Looking west after sunset on the 19th and given a very low western horizon, one might be able to spot Venus lying below a very thin crescent Moon, just two days after new.   Binoculars may well be needed, but please do not use them before the Sun has set.   A tough observing challenge!   [Note: the sky brightness has been reduced in the chart.]



22nd April - early morning: The peak of the Lyrid Meteors.

Lyrids
The Lyrid Meteor Shower.
Image: Stellarium/IM

After the Moon has set,and so with no moonlight to hinder our view and from a dark rural location one, if clear, would have a chance of observing the peak of the Lyrid meteor shower with up to 10 meteors visible each hour.   As one might expect, the shower's radient is close to Vega in Lyra.   One might also spot them on the 21st and 23rd.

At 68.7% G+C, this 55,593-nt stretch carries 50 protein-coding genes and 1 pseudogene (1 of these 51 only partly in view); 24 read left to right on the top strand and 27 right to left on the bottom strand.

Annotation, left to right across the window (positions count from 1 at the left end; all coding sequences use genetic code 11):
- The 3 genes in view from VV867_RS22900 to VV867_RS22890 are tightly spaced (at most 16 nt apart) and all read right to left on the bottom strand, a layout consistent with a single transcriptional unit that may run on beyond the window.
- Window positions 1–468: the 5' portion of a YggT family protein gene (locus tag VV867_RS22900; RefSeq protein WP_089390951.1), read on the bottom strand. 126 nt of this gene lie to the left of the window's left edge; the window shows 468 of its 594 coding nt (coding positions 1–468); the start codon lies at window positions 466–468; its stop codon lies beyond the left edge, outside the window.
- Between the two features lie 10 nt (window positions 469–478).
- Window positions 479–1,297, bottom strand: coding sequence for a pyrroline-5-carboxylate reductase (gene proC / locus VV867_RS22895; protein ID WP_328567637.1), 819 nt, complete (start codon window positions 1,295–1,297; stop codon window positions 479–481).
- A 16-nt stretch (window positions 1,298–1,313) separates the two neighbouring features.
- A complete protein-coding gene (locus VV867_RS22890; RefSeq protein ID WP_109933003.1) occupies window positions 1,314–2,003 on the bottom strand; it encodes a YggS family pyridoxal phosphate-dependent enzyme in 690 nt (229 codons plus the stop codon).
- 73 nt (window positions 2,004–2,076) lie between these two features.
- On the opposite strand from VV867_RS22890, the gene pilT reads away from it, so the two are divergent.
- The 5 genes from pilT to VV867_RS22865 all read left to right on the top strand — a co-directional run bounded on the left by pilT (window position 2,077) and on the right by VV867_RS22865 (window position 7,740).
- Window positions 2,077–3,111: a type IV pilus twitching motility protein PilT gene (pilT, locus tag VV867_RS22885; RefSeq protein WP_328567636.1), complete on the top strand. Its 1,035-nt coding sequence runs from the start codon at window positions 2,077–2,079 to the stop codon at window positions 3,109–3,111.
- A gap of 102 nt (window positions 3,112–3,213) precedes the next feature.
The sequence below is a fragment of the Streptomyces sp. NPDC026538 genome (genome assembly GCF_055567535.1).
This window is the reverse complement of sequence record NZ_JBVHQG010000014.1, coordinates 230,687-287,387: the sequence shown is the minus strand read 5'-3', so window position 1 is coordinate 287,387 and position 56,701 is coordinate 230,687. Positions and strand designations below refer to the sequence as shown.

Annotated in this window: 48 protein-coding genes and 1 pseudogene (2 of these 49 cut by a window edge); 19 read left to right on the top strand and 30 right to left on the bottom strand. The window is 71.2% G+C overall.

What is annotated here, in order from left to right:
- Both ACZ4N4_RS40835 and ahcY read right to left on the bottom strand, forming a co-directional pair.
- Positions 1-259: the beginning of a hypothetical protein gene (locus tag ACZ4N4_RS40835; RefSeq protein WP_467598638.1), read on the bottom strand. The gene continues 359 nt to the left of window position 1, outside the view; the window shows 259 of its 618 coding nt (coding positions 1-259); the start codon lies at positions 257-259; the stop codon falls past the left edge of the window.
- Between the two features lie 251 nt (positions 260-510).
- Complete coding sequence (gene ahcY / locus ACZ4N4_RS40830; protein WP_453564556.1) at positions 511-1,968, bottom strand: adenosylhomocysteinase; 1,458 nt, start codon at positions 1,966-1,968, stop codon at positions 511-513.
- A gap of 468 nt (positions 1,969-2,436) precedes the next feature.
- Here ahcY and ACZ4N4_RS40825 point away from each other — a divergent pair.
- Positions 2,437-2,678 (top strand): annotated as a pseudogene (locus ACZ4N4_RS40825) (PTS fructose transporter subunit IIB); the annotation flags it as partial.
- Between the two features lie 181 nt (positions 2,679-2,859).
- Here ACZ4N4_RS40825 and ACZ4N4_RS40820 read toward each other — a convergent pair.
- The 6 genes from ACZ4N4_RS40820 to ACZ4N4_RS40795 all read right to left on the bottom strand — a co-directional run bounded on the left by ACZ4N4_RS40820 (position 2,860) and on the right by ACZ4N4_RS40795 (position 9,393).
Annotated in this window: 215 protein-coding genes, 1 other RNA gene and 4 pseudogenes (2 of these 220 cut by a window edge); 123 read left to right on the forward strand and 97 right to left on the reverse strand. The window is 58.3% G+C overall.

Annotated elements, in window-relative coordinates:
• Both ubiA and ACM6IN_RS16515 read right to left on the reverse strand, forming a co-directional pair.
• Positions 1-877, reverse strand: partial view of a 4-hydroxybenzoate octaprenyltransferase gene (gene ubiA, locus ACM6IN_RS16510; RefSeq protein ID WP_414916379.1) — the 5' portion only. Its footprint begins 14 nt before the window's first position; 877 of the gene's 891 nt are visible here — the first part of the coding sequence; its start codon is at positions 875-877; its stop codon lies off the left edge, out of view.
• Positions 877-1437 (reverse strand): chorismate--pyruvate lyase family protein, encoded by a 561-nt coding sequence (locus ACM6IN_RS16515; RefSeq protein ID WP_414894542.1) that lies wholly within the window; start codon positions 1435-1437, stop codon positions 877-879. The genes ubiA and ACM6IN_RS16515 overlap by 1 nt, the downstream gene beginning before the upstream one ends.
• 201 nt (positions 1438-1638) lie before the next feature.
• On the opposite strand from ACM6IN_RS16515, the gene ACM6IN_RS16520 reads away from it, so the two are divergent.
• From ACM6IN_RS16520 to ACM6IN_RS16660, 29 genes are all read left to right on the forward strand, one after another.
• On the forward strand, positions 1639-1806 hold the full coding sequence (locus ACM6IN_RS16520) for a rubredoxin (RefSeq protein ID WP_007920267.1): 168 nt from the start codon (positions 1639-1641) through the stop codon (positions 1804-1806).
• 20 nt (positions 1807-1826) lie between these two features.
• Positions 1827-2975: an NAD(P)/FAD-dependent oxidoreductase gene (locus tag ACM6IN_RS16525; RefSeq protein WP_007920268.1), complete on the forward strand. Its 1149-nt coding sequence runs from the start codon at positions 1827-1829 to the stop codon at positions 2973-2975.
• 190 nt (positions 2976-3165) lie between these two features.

April - latter half: Jupiter in the south

Jupiter

Jupiter can be seen towards the meridian around midnight in the latter part of the month.   But, sadly, it will not lie far above the horizon.










April - Evenings of the 8/9th and 23rd: The Straight Wall

Moon
Location of the Straight Wall: IM.

The Straight Wall
The Straight Wall, or Rupes Recta, is best observed either 1 or 2 days after First Quarter or a day or so before Third Quarter.   To honest, it is not really a wall but a gentle scarp - as Sir Patrick has said "Neither is it a wall nor is it straight!"

The Straight Wall
The Straight Wall at Sunrise and Sunset.